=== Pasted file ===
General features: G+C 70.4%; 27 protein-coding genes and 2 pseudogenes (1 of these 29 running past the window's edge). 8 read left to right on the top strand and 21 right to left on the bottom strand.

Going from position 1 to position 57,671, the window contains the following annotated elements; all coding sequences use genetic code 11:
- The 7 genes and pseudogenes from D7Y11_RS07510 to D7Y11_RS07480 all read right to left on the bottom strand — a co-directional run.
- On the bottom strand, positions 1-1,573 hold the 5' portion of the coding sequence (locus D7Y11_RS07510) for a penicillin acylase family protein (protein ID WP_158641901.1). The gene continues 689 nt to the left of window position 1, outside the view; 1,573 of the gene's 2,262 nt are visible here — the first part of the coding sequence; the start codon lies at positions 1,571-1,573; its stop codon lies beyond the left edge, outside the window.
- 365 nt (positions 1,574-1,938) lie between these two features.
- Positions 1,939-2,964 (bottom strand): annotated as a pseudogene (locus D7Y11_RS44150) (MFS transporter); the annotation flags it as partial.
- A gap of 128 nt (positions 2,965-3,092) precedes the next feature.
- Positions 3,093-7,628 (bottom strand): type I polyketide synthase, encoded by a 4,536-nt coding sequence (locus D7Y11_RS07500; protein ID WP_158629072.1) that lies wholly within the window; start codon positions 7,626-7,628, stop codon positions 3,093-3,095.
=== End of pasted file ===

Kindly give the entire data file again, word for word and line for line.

General features: G+C 70.4%; 27 protein-coding genes and 2 pseudogenes (1 of these 29 running past the window's edge). 8 read left to right on the top strand and 21 right to left on the bottom strand.

Going from position 1 to position 57,671, the window contains the following annotated elements; all coding sequences use genetic code 11:
- The 7 genes and pseudogenes from D7Y11_RS07510 to D7Y11_RS07480 all read right to left on the bottom strand — a co-directional run.
- On the bottom strand, positions 1-1,573 hold the 5' portion of the coding sequence (locus D7Y11_RS07510) for a penicillin acylase family protein (protein ID WP_158641901.1). The gene continues 689 nt to the left of window position 1, outside the view; 1,573 of the gene's 2,262 nt are visible here — the first part of the coding sequence; the start codon lies at positions 1,571-1,573; its stop codon lies beyond the left edge, outside the window.
- 365 nt (positions 1,574-1,938) lie between these two features.
- Positions 1,939-2,964 (bottom strand): annotated as a pseudogene (locus D7Y11_RS44150) (MFS transporter); the annotation flags it as partial.
- A gap of 128 nt (positions 2,965-3,092) precedes the next feature.
- Positions 3,093-7,628 (bottom strand): type I polyketide synthase, encoded by a 4,536-nt coding sequence (locus D7Y11_RS07500; protein ID WP_158629072.1) that lies wholly within the window; start codon positions 7,626-7,628, stop codon positions 3,093-3,095.